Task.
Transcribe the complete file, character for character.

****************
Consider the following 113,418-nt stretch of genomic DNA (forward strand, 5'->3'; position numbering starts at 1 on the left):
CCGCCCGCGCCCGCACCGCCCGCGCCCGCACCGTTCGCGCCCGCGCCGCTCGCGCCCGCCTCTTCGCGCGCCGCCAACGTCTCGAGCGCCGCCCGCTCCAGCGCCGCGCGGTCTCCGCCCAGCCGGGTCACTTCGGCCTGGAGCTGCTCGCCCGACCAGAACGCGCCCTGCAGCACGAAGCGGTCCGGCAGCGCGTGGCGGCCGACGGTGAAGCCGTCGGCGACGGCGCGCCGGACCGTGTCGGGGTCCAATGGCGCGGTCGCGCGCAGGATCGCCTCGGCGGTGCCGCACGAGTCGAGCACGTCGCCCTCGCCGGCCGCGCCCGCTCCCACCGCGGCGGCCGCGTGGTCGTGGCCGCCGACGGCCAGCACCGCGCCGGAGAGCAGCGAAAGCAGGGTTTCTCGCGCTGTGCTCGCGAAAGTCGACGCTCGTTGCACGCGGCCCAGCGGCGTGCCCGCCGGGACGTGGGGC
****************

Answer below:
Consider the following 113,418-nt stretch of genomic DNA (forward strand, 5'->3'; position numbering starts at 1 on the left):
CCGCCCGCGCCCGCACCGCCCGCGCCCGCACCGTTCGCGCCCGCGCCGCTCGCGCCCGCCTCTTCGCGCGCCGCCAACGTCTCGAGCGCCGCCCGCTCCAGCGCCGCGCGGTCTCCGCCCAGCCGGGTCACTTCGGCCTGGAGCTGCTCGCCCGACCAGAACGCGCCCTGCAGCACGAAGCGGTCCGGCAGCGCGTGGCGGCCGACGGTGAAGCCGTCGGCGACGGCGCGCCGGACCGTGTCGGGGTCCAATGGCGCGGTCGCGCGCAGGATCGCCTCGGCGGTGCCGCACGAGTCGAGCACGTCGCCCTCGCCGGCCGCGCCCGCTCCCACCGCGGCGGCCGCGTGGTCGTGGCCGCCGACGGCCAGCACCGCGCCGGAGAGCAGCGAAAGCAGGGTTTCTCGCGCTGTGCTCGCGAAAGTCGACGCTCGTTGCACGCGGCCCAGCGGCGTGCCCGCCGGGACGTGGGGC